Neo-Bircher apocalyptic politics harms the people who embrace it

Neo-Bircher apocalyptic politics harms the people who embrace it November 1, 2013

Got distracted and derailed a bit this week, so I won’t have a chance to check in with Buck Williams and his thrilling rescue of Tsion from Zion. (In other words, no Left Behind Friday this week.)

Here, instead, is a news item from yesterday that underscores the sad influence of the Left Behind novels and their whole silly form of fright-peddling: “Texas to Tea Party: No, the Alamo Won’t Fall Under U.N. Control.”

The Alamo will not fall under United Nations control if it is named a UNESCO World Heritage site, the Texas Land commission assured Texans on Wednesday, according to the San Antonio Express-News.

In a statement Wednesday Jerry Patterson, the Texas land commissioner, called rumors that the U.N. might manage the Alamo and other Spanish missions in Texas “horse hockey.”

“The people of Texas own the Alamo now and in the future. Nothing is going to change that,” Patterson said at a gun rights rally at the Alamo on Oct. 19.

“Bible prophecy scholars” like Tim LaHaye and San Antonio’s own John Hagee are obsessed with the United Nations, and thanks to their hard work, millions of their followers are obsessed with it too. LaHaye’s major “contribution” to dispensationalist ideology was his grafting in of old John Birch Society legends, simply replacing their dishonest paranoia about a Communist one-world government with fears of an Antichrist one-world government instead.

This is the main difference between the tea party of the 21st century and the Birchers of the 1950s and ’60s. Take any Bircher pamphlet from 1960 and replace “Communism” with “Antichrist” and you’ve got a usable 2013 tea party pamphlet. The same fright is being peddled, it’s just been re-branded and re-packaged.

An angry white man uses the American flag as a weapon of violence at some point in the 20th century. (Photo by Stanley Forman)

The tea party has the same political effect that original Bircherism had — making good and necessary things harder to do. And it has the same human effect — ensnaring the gullible and the fearful in a miserable cocoon of falsehood, fright, indignation and baseless resentment.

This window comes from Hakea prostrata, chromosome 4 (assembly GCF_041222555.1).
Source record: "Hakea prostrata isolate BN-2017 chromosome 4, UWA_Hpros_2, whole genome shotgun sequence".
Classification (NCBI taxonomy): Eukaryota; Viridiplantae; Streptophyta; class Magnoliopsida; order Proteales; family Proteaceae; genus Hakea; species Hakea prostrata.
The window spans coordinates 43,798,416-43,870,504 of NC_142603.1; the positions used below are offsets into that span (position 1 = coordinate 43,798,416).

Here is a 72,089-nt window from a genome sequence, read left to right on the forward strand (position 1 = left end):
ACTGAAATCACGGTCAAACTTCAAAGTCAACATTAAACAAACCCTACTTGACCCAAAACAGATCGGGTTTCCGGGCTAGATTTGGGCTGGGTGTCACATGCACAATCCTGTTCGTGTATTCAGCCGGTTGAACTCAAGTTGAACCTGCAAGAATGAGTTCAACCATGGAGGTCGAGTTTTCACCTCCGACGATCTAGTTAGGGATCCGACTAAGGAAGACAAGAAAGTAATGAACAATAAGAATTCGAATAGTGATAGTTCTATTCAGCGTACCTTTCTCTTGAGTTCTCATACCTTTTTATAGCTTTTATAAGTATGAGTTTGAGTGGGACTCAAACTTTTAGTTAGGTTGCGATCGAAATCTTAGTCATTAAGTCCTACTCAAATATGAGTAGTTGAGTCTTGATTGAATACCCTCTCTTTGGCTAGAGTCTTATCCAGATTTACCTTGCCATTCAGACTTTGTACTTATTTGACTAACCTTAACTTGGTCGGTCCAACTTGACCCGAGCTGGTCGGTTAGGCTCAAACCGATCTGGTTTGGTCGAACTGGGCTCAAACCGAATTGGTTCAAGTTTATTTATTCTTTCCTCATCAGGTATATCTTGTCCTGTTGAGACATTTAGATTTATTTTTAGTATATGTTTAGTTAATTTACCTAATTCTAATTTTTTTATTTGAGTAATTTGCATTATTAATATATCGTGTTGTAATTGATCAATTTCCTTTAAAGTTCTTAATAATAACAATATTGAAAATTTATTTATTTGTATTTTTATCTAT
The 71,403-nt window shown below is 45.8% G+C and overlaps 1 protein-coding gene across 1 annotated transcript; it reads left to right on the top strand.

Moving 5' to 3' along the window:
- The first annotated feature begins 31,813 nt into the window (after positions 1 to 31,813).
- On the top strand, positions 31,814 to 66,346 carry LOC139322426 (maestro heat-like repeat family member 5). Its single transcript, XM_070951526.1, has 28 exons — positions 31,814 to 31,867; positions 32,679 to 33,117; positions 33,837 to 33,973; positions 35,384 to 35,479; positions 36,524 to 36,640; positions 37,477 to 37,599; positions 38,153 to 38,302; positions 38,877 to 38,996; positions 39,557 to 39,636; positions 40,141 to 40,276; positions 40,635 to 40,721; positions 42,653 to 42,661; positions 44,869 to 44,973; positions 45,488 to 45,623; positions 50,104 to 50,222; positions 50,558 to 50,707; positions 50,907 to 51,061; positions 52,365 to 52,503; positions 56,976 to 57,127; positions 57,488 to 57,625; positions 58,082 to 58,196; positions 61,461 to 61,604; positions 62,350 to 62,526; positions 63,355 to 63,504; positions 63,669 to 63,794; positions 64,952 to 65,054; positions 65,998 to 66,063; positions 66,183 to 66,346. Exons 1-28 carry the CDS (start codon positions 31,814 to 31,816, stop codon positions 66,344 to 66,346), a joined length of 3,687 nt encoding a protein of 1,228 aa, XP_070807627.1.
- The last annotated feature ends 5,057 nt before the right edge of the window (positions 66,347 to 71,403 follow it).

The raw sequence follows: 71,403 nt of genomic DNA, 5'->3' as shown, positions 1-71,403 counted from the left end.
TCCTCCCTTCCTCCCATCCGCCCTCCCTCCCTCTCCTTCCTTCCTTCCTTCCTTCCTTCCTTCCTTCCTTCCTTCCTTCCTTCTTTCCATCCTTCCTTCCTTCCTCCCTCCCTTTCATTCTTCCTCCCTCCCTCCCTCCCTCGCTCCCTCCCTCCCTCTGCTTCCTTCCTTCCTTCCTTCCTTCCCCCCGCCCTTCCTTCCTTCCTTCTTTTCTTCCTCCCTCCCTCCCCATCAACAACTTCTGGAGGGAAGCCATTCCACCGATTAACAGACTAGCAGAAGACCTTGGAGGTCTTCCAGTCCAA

The latter is often more troublesome, at least on a personal level. Jen Senko’s documentary The Brainwashing of My Dad covers familiar territory for many of us. Like most of us, Senko isn’t mainly concerned that her brainwashed dad is voting for the opponents of the people she’s voting for. Her main concern about her dad is that he is angry all the time, desperately unhappy, and filled with a bitter hatred toward people he didn’t hate before.

Yes, I’m concerned about the political effect of the tea partiers and the rest of the neo-Birchers politicized by hate media and the hateful heresies of Tim LaHaye and John Hagee — particularly when their politics literally results in taking food off the table of hungry families. But it’s never only about politics. The political misery these folks are spreading is a kind of collateral damage to the misery they’re fabricating and ingesting themselves.

Here are a bunch of recent stories reflecting this misery. The politics are pernicious and harmful, but in every case there’s also a grave harm being done to the very people promoting that politics:

• “This is the New World Order Obama health reform. The reform includes a microchip implant to citizens in 2013. …”

• “She’s railing against immigration reform, citing her belief that it will lead to an identification system indicative of biblical End Times.”

• “Hedke said the [anti-sustainable-development] measure was motivated by complaints from constituents who think there is an insidious attempt to create new layers of government through groups like the Regional Economic Area Partnership in Wichita.”

• “Melissa Wilson, wife of state Rep. Kenneth Wilson (R), told the committee earlier this month that she was certain that gun records had been shared with the federal government as a part of a United Nations initiative called Agenda 21, which some conservatives believe is a conspiracy to ‘transform America from the land of the free, to the land of the collective’ through ‘a mind-control’ tactic called the Delphi technique.”

• “The study … uncovered that belief in the Second Coming of Jesus reduced the probability of strongly supporting government action on climate change.”

• “Among the dire warnings these commissioners heard during the process were allusions to the Oath Keepers’ oft-stated belief that the NDAA creates the legal pretext for federal authorities to begin rounding up right-wing citizens and placing them in concentration camps, or that they might begin labeling tea party leaders ‘enemy combatants’ and start assassinating them.”

Our politics is hobbled by a determined, motivated, vindictive bloc of voters driven by fear, ignorance and resentment of the Other. That’s a problem for all of us and it’s a big reason why we can’t have nice things. It does real harm and causes real pain to those it demonizes and targets — usually vulnerable outsiders and poor people.

But scared, dumb and hateful is no way to go through life. And some of the people infected with this fever are people we love and care about — parents, relatives, coworkers, friends, neighbors. Watching their downward spiral into a nasty, angry misery is unpleasant. It hurts us to see them hurting others and hurting themselves.


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